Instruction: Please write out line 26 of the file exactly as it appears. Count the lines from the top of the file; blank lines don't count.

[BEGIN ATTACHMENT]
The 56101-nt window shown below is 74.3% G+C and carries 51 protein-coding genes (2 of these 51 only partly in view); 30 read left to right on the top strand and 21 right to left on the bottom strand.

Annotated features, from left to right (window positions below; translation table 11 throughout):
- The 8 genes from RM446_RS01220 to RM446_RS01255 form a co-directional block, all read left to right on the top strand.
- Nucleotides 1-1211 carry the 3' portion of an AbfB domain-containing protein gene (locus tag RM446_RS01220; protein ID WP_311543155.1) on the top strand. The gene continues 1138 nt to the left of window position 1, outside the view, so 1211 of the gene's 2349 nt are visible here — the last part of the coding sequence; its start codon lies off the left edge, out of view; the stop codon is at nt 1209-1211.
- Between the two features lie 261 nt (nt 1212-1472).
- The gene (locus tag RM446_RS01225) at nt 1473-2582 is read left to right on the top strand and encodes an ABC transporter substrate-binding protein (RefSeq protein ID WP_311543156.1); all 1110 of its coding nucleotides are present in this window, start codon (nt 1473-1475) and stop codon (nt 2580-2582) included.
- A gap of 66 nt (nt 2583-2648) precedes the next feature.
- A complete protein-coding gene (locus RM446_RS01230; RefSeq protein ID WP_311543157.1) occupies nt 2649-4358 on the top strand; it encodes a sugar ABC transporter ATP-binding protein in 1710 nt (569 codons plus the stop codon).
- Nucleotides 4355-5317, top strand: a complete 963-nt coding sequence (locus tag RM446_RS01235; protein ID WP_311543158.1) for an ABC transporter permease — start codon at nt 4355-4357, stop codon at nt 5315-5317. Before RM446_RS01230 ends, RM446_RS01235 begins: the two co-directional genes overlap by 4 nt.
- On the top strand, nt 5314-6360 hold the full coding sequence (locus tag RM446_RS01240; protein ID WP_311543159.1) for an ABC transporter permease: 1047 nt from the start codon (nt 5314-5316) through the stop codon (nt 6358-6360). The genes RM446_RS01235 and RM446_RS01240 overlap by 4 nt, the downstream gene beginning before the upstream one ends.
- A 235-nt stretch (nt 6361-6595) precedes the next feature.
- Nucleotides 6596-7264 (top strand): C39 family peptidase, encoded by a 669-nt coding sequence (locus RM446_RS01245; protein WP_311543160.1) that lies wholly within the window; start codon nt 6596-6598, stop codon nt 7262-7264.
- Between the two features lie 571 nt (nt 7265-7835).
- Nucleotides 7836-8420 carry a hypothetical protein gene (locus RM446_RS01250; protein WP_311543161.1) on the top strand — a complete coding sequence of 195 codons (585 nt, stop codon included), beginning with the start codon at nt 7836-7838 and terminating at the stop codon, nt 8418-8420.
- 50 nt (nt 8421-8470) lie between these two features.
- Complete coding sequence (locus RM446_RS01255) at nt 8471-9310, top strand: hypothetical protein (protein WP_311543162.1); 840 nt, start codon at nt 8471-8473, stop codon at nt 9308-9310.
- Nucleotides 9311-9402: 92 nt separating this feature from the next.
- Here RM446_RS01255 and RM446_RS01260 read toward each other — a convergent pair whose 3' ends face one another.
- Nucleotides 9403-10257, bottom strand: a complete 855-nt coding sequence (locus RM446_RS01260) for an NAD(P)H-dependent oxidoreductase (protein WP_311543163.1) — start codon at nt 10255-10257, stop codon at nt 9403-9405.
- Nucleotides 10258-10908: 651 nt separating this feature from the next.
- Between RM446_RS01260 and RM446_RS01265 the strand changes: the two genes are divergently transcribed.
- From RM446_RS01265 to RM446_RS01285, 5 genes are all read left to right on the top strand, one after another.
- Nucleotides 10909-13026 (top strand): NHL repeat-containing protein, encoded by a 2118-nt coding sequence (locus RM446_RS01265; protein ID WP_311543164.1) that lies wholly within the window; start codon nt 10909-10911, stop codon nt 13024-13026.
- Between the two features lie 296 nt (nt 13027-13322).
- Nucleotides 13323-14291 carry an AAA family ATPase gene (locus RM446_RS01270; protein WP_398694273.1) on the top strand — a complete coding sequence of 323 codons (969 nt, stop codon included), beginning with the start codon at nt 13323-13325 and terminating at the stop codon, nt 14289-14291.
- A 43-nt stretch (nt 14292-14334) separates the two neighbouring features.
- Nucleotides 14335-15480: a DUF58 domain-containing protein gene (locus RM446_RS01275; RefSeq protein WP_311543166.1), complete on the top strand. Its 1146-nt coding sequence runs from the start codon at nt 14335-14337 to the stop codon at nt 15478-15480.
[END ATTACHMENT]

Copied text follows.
- A 43-nt stretch (nt 14292-14334) separates the two neighbouring features.